Check Out These Amazing Artworks Created With Microbes In A Petri Dish

Mehmet Berkmen and Maria Penil/American Society for Microbiology

Science and art are often seen as opposing ways of looking at the world. However, as Einstein liked to say, they are just “branches of the same tree.” The entrants for this year's American Society for Microbiology's Agar Art competition have neatly showcased this overlapping harmony between art and science.

The American Society for Microbiology (ASM)'s first-ever agar contest saw 85 submissions from an assortment of scientists and artists. The art pieces use petri dishes as their canvas and bacteria, yeasts and proteins as their paints. Entries were judged on their creativity and aesthetic appearance, as well as their scientific interest. The submissions ranged from portraits, cityscapes, selfies, geometric shapes to trippy psychedelic patterns.

Image credit: Mehmet Berkmen and Maria Penil/American Society for Microbiology 

The winner was Mehmet Berkmen of New England Biolabs and artist Maria Penil, who created a piece called “Neurons” that used yellow Nesterenkonia, orange Deinococcus and Sphingomonas bacteria to illustrate the natural beauty of neurons. They placed the microbes at 30 degrees celsius (80oF) and let them do their thing for two days.

Image credit: Christine Marizzi/American Society for Microbiology

Second place was awarded to Christine Marizzi, who came up with a clever homage to New York City. The piece drew upon New York City's vibrant diversity of cultures, both human and microbial. They invited 50 members of the public to participate in creating the map using harmless Escherichia coli K12 bacteria colored with fluorescent proteins.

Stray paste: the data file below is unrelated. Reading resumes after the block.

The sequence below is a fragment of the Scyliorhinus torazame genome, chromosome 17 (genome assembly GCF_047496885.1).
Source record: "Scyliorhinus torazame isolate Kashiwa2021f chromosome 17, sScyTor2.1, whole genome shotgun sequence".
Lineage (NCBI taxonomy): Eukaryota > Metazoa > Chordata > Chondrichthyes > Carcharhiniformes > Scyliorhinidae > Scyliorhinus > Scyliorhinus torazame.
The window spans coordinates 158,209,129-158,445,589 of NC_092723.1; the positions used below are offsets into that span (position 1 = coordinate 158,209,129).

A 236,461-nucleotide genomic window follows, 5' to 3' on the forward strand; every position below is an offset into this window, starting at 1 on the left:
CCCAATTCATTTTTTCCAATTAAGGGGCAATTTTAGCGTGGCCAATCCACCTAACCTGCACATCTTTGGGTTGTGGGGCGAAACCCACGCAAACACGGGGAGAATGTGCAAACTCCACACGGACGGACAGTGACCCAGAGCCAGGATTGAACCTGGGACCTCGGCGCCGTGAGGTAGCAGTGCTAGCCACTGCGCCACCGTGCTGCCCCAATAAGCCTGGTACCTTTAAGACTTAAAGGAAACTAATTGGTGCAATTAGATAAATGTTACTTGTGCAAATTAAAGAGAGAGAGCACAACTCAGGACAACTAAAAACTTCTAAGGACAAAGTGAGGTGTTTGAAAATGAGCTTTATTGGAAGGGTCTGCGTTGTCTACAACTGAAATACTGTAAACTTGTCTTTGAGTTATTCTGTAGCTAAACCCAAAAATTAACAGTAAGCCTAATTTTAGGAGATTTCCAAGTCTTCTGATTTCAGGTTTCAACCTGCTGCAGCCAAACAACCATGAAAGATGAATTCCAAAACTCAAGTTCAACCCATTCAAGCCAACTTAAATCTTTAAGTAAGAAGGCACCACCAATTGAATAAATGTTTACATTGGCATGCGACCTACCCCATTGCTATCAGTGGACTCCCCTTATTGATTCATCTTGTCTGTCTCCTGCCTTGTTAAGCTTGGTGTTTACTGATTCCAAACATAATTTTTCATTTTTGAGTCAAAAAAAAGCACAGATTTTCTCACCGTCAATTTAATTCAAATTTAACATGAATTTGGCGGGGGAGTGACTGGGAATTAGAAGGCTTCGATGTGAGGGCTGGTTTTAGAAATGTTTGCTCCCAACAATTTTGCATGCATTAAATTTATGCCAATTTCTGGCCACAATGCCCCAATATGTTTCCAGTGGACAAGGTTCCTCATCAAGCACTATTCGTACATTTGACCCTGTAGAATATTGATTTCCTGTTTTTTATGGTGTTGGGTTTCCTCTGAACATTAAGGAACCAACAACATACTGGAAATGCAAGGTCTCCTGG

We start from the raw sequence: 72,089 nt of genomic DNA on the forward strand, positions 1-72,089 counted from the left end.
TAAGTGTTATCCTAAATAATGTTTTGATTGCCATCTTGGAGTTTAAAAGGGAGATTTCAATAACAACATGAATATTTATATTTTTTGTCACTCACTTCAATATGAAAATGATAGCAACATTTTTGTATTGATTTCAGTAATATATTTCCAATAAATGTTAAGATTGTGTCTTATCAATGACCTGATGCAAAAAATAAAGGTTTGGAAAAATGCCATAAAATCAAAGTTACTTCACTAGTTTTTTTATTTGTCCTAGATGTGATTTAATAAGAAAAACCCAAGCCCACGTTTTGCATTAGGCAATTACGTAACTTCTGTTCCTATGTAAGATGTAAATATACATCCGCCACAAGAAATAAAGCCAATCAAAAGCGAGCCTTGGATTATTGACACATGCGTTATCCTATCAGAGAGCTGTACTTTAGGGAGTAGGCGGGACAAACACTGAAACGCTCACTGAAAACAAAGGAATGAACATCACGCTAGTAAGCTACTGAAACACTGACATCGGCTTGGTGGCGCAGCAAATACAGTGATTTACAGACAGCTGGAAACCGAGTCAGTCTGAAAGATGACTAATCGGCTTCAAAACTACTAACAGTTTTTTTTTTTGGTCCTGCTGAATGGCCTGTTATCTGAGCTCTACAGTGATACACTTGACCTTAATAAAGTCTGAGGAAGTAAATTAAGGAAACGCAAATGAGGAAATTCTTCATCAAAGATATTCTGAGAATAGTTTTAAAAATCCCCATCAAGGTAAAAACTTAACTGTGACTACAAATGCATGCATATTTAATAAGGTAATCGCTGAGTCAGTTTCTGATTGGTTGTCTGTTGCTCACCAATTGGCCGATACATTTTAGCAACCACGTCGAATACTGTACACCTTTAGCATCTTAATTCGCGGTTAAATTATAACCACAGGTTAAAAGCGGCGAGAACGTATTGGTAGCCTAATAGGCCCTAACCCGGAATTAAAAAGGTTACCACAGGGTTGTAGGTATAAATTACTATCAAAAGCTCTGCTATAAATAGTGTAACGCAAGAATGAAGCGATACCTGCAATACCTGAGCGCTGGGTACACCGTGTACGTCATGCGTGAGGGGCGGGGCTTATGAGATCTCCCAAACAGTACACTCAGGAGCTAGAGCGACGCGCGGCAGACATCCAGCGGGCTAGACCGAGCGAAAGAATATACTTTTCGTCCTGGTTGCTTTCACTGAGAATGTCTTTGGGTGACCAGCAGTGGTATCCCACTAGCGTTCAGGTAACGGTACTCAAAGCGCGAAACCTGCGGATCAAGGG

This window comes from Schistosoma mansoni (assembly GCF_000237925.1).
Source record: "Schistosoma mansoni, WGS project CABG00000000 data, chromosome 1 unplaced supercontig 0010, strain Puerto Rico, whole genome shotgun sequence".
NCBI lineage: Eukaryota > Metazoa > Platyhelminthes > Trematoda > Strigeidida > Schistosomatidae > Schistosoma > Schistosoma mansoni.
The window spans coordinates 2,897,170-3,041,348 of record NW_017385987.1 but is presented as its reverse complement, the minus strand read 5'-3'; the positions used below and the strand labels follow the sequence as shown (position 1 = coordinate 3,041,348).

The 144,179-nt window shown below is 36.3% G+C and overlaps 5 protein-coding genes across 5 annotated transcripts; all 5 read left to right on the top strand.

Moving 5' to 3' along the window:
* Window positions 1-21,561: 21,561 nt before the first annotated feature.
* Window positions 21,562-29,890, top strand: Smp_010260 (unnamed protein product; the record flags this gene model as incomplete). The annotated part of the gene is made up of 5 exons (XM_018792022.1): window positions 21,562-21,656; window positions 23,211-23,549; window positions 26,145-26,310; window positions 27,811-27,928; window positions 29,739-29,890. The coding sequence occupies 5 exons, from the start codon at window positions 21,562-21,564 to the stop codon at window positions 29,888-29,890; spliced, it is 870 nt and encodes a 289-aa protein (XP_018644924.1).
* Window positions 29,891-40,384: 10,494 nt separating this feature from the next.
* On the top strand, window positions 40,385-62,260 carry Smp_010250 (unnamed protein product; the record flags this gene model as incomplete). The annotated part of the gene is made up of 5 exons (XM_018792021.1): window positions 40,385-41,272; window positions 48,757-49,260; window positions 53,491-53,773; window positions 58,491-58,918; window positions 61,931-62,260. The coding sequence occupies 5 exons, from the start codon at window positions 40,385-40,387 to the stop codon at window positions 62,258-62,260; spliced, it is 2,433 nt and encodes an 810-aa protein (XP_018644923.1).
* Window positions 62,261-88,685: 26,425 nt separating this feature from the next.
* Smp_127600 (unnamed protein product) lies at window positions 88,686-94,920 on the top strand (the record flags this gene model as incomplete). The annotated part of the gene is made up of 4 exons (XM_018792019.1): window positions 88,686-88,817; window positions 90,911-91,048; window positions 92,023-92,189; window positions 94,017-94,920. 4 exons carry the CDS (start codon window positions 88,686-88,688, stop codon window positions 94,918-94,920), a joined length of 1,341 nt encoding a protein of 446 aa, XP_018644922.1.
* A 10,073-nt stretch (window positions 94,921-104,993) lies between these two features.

Image credit: Mehmet Berkmen and Maria Penil/American Society for Microbiology 

The “people’s choice” was Mehmet Berkmen and artist Maria Penil, who got the most likes in a Facebook album of entries. Their art was called “Cell to Cell” and used Deinococcus and Sphingomonas bacteria.

Image credit: Melanie Sullivan/American Society for Microbiology

Another one of the stand-out entries was Melanie Sullivan’s reinterpretation of Van Gogh’s iconic oil painting “The Starry Night.”

This isn't the first time microbes have been used to create works of art. The molecular biologist Simon Parkes has used it as a technique to express and communicate the complexity of microbial life, while Brazilian artist Vik Muniz has used bacteria as a medium to make an artistic statement on technology and life.

It’s the first year for the competition, although the ASM hopes to host another contest next year. You can check out many of the best entries on the ASM Facebook page

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